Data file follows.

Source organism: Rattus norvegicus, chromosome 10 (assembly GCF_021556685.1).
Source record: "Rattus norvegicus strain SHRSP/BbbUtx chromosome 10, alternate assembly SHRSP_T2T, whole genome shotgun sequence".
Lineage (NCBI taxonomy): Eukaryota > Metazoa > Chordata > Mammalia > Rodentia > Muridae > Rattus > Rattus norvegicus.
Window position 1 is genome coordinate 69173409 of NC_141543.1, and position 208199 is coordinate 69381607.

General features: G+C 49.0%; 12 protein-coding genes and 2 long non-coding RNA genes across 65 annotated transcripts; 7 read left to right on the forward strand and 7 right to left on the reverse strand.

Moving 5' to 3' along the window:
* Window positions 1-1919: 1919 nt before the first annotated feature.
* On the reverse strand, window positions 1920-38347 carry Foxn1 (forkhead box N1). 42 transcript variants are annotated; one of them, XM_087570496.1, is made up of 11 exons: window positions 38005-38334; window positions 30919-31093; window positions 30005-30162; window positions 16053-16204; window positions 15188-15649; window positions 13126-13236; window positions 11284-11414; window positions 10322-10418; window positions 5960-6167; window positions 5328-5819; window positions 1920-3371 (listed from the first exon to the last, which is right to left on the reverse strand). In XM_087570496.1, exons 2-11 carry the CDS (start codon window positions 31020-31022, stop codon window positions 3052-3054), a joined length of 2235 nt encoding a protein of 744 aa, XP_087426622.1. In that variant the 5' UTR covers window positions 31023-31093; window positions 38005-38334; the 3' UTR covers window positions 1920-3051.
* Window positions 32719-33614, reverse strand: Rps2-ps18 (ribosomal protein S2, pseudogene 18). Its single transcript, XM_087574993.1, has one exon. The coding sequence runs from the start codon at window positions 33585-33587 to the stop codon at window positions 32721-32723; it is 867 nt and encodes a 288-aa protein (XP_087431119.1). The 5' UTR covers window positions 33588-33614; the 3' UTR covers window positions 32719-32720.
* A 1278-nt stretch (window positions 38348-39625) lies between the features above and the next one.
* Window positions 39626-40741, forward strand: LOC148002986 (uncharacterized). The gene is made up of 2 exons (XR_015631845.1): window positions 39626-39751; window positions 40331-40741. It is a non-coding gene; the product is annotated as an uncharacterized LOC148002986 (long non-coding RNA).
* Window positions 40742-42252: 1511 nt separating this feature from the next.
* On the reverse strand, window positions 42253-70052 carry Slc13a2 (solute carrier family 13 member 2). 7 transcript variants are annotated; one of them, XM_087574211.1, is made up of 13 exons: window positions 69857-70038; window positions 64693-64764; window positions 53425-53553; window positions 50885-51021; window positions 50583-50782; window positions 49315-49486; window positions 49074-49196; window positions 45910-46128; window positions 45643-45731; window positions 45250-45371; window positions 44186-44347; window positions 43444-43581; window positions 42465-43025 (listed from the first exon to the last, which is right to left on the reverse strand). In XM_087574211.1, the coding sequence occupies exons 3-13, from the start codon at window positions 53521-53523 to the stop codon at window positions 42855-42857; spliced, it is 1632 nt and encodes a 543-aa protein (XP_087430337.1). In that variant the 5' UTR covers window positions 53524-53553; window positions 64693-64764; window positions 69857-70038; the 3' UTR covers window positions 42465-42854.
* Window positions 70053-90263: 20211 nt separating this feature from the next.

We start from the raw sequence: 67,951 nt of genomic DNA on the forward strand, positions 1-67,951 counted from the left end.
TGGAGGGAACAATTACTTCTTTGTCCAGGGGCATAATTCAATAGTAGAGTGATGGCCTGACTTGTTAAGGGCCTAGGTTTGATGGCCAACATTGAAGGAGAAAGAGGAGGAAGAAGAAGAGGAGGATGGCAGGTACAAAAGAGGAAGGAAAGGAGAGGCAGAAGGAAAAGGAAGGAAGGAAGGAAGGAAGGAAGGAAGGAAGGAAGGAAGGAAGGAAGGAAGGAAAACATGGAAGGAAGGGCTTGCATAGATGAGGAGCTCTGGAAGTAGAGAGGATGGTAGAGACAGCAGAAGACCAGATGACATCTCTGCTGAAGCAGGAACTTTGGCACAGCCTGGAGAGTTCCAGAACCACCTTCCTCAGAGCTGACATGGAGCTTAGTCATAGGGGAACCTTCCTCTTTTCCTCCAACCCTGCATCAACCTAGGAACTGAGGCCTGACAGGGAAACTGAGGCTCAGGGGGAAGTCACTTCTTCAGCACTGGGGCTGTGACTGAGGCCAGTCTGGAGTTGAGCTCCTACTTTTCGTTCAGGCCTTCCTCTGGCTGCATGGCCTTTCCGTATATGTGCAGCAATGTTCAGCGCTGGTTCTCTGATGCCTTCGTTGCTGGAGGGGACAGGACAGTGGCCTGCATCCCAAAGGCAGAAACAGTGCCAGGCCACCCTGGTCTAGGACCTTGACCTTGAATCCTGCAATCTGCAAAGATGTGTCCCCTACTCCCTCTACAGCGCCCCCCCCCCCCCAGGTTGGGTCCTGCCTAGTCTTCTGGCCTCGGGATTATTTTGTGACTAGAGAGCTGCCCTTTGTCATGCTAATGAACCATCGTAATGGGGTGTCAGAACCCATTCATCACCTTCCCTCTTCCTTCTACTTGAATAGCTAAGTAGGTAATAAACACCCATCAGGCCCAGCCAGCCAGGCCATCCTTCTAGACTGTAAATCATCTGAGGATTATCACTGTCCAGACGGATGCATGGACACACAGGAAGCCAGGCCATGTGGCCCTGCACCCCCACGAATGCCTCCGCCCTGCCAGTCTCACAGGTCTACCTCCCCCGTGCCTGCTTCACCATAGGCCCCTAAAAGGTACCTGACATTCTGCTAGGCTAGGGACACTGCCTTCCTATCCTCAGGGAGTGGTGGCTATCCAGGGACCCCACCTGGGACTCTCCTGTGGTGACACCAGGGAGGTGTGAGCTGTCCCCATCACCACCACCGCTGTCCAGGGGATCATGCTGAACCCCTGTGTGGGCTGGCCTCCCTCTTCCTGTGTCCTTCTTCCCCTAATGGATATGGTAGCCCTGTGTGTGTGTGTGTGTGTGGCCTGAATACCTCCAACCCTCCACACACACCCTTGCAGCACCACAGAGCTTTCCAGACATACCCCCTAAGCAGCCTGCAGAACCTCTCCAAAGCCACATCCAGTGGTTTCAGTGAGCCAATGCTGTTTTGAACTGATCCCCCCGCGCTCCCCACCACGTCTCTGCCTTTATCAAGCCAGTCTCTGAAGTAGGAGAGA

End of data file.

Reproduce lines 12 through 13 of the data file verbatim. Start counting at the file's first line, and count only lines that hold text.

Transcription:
* Window positions 40742-42252: 1511 nt separating this feature from the next.
* On the reverse strand, window positions 42253-70052 carry Slc13a2 (solute carrier family 13 member 2). 7 transcript variants are annotated; one of them, XM_087574211.1, is made up of 13 exons: window positions 69857-70038; window positions 64693-64764; window positions 53425-53553; window positions 50885-51021; window positions 50583-50782; window positions 49315-49486; window positions 49074-49196; window positions 45910-46128; window positions 45643-45731; window positions 45250-45371; window positions 44186-44347; window positions 43444-43581; window positions 42465-43025 (listed from the first exon to the last, which is right to left on the reverse strand). In XM_087574211.1, the coding sequence occupies exons 3-13, from the start codon at window positions 53521-53523 to the stop codon at window positions 42855-42857; spliced, it is 1632 nt and encodes a 543-aa protein (XP_087430337.1). In that variant the 5' UTR covers window positions 53524-53553; window positions 64693-64764; window positions 69857-70038; the 3' UTR covers window positions 42465-42854.